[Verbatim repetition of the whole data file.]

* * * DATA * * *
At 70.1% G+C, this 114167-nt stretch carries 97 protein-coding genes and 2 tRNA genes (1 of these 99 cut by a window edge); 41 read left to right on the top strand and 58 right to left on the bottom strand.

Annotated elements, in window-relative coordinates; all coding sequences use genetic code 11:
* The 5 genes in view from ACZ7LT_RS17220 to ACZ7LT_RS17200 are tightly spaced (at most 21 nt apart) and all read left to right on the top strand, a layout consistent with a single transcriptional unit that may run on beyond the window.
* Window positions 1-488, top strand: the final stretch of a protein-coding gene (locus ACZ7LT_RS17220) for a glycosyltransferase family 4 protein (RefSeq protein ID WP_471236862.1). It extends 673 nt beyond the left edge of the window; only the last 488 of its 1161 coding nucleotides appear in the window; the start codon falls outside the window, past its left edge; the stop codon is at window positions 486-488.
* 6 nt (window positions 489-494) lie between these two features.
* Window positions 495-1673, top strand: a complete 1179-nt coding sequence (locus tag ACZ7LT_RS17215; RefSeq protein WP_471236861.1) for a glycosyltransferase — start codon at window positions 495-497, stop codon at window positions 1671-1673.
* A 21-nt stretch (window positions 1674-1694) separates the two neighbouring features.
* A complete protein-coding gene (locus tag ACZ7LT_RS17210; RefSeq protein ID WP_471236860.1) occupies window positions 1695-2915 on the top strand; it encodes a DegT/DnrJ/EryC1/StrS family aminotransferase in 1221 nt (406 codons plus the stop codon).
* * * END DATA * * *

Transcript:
At 70.1% G+C, this 114167-nt stretch carries 97 protein-coding genes and 2 tRNA genes (1 of these 99 cut by a window edge); 41 read left to right on the top strand and 58 right to left on the bottom strand.

Annotated elements, in window-relative coordinates; all coding sequences use genetic code 11:
* The 5 genes in view from ACZ7LT_RS17220 to ACZ7LT_RS17200 are tightly spaced (at most 21 nt apart) and all read left to right on the top strand, a layout consistent with a single transcriptional unit that may run on beyond the window.
* Window positions 1-488, top strand: the final stretch of a protein-coding gene (locus ACZ7LT_RS17220) for a glycosyltransferase family 4 protein (RefSeq protein ID WP_471236862.1). It extends 673 nt beyond the left edge of the window; only the last 488 of its 1161 coding nucleotides appear in the window; the start codon falls outside the window, past its left edge; the stop codon is at window positions 486-488.
* 6 nt (window positions 489-494) lie between these two features.
* Window positions 495-1673, top strand: a complete 1179-nt coding sequence (locus tag ACZ7LT_RS17215; RefSeq protein WP_471236861.1) for a glycosyltransferase — start codon at window positions 495-497, stop codon at window positions 1671-1673.
* A 21-nt stretch (window positions 1674-1694) separates the two neighbouring features.
* A complete protein-coding gene (locus tag ACZ7LT_RS17210; RefSeq protein ID WP_471236860.1) occupies window positions 1695-2915 on the top strand; it encodes a DegT/DnrJ/EryC1/StrS family aminotransferase in 1221 nt (406 codons plus the stop codon).